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Pawn
 
Joined: Sat Jan 21, 2006 11:40 pm
Posts: 9
 Post subject: Help!
PostPosted: Sun Jan 22, 2006 12:02 am 
I'm trying to decide on a good book on tactics, but I'm having trouble deciding which :(

I've currently narrowed it down to 2:

- Sharpen your Tactics! (Lein & Archangelsky); or
- Winning Chess Tactics (Seirawan).

I feel I understand what pins, forks, skewers, discovered attacks, double attacks are, but not in any great theoretical detail. I also endeavour to use them in my games. I have no real aptitude in using combinations, or seeing the potential existence of them in any given board situation

Although still provisional, my FICS rating is hovering around 950-1100, and I feel that tactical training and practice is what I need most at the moment. I also have a propensity to play KIA/KID/Pirc type positions which, as I understand it, tend to lead to rather sharp tactical games.

I already own two of Seirawan's books (Openings & Strategies). I've had them for some time, although I know I'm yet to get the most out of the Strategies text (not likely until my tactical expertise is improved, IMO). I find his style, although a tad condescending at times, is easy to follow, and so I'm sure I'd find his Tactics book beneficial - however, I'm drawn to Sharpen Your Tactics! by the idea that any improvement is likely to come from repetitive practice.

Could any of you make a recommendation out of these 2 books? I'm sure they're both good books, I'm just not sure which would be best for me at this time :shock:


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Site Admin
 
Joined: Thu Sep 04, 2003 12:42 am
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Location: Utrecht, The Netherlands
 Post subject: Re: Help!
PostPosted: Sun Jan 22, 2006 3:13 am 
Jimbo wrote:
I'm trying to decide on a good book on tactics, but I'm having trouble deciding which :(

I've currently narrowed it down to 2:

- Sharpen your Tactics! (Lein & Archangelsky); or
- Winning Chess Tactics (Seirawan).

I feel I understand what pins, forks, skewers, discovered attacks, double attacks are, but not in any great theoretical detail. I also endeavour to use them in my games. I have no real aptitude in using combinations, or seeing the potential existence of them in any given board situation

Although still provisional, my FICS rating is hovering around 950-1100, and I feel that tactical training and practice is what I need most at the moment. I also have a propensity to play KIA/KID/Pirc type positions which, as I understand it, tend to lead to rather sharp tactical games.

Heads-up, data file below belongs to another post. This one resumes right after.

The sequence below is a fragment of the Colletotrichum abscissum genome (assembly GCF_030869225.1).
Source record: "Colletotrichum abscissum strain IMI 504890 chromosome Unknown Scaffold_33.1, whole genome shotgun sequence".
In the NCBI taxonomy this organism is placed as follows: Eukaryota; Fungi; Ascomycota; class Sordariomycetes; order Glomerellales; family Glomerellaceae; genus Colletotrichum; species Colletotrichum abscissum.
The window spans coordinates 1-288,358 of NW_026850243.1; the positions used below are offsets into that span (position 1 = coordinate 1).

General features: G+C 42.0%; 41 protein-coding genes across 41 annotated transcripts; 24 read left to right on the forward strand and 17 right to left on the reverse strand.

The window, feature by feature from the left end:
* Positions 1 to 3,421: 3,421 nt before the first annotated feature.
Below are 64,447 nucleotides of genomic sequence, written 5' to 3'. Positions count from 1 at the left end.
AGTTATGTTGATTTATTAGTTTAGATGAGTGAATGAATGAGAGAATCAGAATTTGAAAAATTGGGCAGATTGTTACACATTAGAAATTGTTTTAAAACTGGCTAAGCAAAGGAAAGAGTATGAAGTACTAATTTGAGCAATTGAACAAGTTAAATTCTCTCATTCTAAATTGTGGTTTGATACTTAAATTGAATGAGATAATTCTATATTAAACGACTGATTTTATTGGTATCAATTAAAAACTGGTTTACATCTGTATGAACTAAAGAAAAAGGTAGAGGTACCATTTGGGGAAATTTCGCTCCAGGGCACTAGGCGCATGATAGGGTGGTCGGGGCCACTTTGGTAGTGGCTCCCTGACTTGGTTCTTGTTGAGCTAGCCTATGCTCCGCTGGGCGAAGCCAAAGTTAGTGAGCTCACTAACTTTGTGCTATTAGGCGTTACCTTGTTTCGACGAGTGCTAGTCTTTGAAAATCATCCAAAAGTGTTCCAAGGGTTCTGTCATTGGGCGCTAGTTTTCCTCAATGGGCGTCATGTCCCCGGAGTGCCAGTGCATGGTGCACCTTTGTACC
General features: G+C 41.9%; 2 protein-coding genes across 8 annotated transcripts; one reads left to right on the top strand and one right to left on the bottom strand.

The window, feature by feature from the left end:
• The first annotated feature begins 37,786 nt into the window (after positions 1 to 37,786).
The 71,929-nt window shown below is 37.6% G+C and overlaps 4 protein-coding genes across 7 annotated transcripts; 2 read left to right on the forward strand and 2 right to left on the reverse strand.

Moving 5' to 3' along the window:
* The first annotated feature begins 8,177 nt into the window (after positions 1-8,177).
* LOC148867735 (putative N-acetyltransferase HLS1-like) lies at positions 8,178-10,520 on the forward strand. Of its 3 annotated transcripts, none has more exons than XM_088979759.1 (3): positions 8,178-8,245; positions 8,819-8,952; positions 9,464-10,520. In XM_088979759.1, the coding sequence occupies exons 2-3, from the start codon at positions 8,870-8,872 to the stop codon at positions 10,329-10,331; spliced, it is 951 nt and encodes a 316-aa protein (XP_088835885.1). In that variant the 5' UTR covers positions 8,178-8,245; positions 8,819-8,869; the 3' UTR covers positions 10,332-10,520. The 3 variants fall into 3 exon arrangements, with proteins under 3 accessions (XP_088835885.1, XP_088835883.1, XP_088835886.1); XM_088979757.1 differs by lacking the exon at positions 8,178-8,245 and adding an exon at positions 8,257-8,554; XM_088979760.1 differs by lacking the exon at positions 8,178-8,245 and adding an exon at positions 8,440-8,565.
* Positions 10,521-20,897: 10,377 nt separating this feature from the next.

I already own two of Seirawan's books (Openings & Strategies). I've had them for some time, although I know I'm yet to get the most out of the Strategies text (not likely until my tactical expertise is improved, IMO). I find his style, although a tad condescending at times, is easy to follow, and so I'm sure I'd find his Tactics book beneficial - however, I'm drawn to Sharpen Your Tactics! by the idea that any improvement is likely to come from repetitive practice.

Could any of you make a recommendation out of these 2 books? I'm sure they're both good books, I'm just not sure which would be best for me at this time :shock:



If you want theory and explanation, go for Winning Chess Tactics. If you want training exercises, go for Sharpen Your Tactics.
The latter has no explanatory text, but is a great exercise book. You can even take it with you and solve the exercises right from the book without a chessboard.


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Pawn
 
Joined: Sat Jan 21, 2006 11:40 pm
Posts: 9
 Post subject:
PostPosted: Sun Jan 22, 2006 7:11 am 
I guess my main concern is that SYT! may be a little too advanced at my level - I've been toying with the CT-ART 3.0 demo and with it's problems pitched at 1600+ elo, it's a bit overwhelming.

I think I'll get Seirawan's book and work from there, as it does appear to have a limited number of exercises. I'll probably get SYT! following that :)


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Pawn
 
Joined: Sat Jan 21, 2006 11:40 pm
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PostPosted: Sun Jan 22, 2006 8:26 pm 
:) solved my dilemma - I found Seirawan's first edition on special, so I bought both books! :D

Thanks.


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Joined: Thu Sep 04, 2003 12:42 am
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 Post subject:
PostPosted: Mon Jan 23, 2006 5:27 am 
Jimbo wrote:
I guess my main concern is that SYT! may be a little too advanced at my level


Certainly not. The book kicks off with very simple mate in one and mate in two problem and advances slowly.


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